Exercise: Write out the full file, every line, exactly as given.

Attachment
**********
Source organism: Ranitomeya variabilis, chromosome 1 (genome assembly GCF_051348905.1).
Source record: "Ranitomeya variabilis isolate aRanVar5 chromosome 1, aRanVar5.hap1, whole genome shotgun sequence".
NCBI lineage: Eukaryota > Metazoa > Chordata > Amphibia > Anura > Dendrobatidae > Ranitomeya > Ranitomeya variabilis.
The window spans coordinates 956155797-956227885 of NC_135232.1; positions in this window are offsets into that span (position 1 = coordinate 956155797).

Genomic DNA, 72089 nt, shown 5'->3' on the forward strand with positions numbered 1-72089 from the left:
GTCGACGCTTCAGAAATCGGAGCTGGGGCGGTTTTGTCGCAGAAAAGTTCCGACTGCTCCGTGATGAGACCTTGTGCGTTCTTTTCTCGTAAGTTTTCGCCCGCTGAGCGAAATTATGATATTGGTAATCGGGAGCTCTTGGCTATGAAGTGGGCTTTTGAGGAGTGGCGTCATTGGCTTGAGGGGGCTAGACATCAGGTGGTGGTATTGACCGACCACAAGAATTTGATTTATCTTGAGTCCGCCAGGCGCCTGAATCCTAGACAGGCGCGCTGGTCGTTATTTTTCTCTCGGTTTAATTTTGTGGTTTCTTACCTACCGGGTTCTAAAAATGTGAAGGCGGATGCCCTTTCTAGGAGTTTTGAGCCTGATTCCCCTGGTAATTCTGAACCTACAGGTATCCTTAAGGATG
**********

Source organism: Ranitomeya variabilis, chromosome 1 (genome assembly GCF_051348905.1).
Source record: "Ranitomeya variabilis isolate aRanVar5 chromosome 1, aRanVar5.hap1, whole genome shotgun sequence".
NCBI lineage: Eukaryota > Metazoa > Chordata > Amphibia > Anura > Dendrobatidae > Ranitomeya > Ranitomeya variabilis.
The window spans coordinates 956155797-956227885 of NC_135232.1; positions in this window are offsets into that span (position 1 = coordinate 956155797).

Genomic DNA, 72089 nt, shown 5'->3' on the forward strand with positions numbered 1-72089 from the left:
GTCGACGCTTCAGAAATCGGAGCTGGGGCGGTTTTGTCGCAGAAAAGTTCCGACTGCTCCGTGATGAGACCTTGTGCGTTCTTTTCTCGTAAGTTTTCGCCCGCTGAGCGAAATTATGATATTGGTAATCGGGAGCTCTTGGCTATGAAGTGGGCTTTTGAGGAGTGGCGTCATTGGCTTGAGGGGGCTAGACATCAGGTGGTGGTATTGACCGACCACAAGAATTTGATTTATCTTGAGTCCGCCAGGCGCCTGAATCCTAGACAGGCGCGCTGGTCGTTATTTTTCTCTCGGTTTAATTTTGTGGTTTCTTACCTACCGGGTTCTAAAAATGTGAAGGCGGATGCCCTTTCTAGGAGTTTTGAGCCTGATTCCCCTGGTAATTCTGAACCTACAGGTATCCTTAAGGATG